So let me preface by saying that I have lived in England for 2 years and 10 months and since moving here I have not had a proper haircut. I have had a trim here or there but not regular upkeep and definitely nothing you would call a haircut. Let's add on top of all of this that I have not had "bangs" or "fringe" as they are known here in the UK in a good 8 years. I have had various degrees of length but I gave up the bangs quite some time ago. Fast forward to yesterday. After 2 years and 10 months I finally make an appointment to have my haircut. AND I tell her - I would like long layers and maybe some "fringe". I make sure and specify I don't want fringe like my friend "M" while we both agree it looks fine on her I'm not ready to go back to the hairstyle I had in the 9th grade.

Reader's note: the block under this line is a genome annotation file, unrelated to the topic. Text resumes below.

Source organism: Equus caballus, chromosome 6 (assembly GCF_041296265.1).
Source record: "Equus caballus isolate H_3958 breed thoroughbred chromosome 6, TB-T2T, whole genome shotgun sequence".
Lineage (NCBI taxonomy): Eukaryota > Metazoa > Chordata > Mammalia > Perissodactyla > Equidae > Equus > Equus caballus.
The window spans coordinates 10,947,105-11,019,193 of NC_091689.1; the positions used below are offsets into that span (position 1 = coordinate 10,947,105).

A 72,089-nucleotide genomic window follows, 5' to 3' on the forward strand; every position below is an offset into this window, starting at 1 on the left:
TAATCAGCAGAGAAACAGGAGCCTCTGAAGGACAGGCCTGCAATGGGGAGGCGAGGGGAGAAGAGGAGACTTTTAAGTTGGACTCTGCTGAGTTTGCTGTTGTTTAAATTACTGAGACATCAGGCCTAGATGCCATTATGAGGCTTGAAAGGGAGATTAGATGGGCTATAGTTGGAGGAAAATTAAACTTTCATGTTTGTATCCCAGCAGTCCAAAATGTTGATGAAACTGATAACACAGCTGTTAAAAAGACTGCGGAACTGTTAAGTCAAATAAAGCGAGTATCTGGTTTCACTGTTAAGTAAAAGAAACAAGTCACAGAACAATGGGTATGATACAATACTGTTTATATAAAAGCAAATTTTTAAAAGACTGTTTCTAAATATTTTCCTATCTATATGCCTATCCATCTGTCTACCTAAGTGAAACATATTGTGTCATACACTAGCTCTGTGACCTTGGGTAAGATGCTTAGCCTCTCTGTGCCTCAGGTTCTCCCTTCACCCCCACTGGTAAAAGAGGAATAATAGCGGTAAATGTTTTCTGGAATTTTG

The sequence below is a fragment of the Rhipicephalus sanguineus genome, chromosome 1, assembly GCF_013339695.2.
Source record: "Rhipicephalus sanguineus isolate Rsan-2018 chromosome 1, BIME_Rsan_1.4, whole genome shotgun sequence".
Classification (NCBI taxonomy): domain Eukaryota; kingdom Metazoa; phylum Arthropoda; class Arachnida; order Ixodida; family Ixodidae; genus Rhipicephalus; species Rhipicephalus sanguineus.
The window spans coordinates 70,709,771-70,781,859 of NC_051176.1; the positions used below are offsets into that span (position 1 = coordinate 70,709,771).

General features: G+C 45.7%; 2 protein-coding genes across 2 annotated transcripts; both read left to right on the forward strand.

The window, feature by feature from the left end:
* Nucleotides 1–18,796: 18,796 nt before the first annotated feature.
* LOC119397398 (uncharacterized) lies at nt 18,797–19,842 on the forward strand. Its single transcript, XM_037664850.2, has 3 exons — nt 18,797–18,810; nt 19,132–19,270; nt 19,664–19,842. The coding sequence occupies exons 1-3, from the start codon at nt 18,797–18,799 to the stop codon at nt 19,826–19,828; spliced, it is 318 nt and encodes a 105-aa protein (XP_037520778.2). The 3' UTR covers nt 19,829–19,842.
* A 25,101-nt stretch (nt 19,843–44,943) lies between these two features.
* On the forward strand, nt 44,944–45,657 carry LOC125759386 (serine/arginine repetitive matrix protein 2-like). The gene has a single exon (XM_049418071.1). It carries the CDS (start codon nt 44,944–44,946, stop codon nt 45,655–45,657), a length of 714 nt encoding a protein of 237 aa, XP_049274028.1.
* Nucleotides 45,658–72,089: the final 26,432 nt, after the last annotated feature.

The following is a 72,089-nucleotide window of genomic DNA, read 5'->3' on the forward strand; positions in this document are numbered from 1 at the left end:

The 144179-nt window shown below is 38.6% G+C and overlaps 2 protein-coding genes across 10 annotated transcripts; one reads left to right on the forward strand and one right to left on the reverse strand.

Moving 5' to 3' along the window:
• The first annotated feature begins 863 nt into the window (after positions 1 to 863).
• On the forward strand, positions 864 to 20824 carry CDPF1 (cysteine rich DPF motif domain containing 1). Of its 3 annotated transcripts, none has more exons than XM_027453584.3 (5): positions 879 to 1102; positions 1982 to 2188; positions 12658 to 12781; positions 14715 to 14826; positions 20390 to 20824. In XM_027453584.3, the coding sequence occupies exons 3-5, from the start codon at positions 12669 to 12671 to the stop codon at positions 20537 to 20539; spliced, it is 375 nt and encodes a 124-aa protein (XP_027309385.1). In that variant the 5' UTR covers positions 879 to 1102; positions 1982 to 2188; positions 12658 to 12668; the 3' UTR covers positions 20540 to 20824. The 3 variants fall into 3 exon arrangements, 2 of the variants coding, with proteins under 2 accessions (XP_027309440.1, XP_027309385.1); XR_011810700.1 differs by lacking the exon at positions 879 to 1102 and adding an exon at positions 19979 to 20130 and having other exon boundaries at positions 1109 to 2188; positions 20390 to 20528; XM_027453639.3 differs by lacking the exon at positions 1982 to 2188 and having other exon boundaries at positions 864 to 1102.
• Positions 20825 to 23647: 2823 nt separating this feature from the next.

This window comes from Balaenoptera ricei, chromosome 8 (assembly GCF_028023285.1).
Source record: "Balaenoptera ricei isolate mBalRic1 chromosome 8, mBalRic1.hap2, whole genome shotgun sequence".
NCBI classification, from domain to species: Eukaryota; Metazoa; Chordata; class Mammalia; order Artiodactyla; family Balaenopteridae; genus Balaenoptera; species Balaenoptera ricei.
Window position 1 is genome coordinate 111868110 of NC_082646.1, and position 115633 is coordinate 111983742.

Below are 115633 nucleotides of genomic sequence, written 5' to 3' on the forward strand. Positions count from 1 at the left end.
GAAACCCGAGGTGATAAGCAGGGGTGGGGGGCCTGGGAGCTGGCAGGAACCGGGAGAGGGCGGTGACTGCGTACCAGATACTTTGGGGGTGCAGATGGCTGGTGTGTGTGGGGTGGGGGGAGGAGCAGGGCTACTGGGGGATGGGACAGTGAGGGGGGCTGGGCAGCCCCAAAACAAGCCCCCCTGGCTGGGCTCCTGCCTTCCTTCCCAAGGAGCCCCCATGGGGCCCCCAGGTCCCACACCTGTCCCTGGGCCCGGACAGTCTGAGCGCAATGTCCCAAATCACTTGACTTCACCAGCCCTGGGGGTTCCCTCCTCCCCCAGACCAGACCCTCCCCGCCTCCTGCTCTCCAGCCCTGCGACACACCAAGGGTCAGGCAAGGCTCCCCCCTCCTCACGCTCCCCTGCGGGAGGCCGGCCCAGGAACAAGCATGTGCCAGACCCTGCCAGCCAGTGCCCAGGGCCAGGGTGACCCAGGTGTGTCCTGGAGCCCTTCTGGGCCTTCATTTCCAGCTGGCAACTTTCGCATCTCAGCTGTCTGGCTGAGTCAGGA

I probably need to also include that I got my hair cut in her kitchen. She is an American and cuts the hair of almost every family I know. So, the kitchen has no mirror so you can't really say - "um, I think that's a bit too short" as she's snipping your locks off.

We chat, she cuts, we chat some more, she cuts some more. Then comes the blow dry and style and I'm done. It isn't exactly what I had in mind but then again I've been dealing with this my whole life. I have "thin, white girl hair" most any style I chose is for someone that has a bit more hair on their head. I thank her and tell her it's perfect and off I go. The more I look at it the more unsure I am. The more people that I run in to that say "oh you got your haircut" without including "it looks really good" the more I wonder if I made a mistake.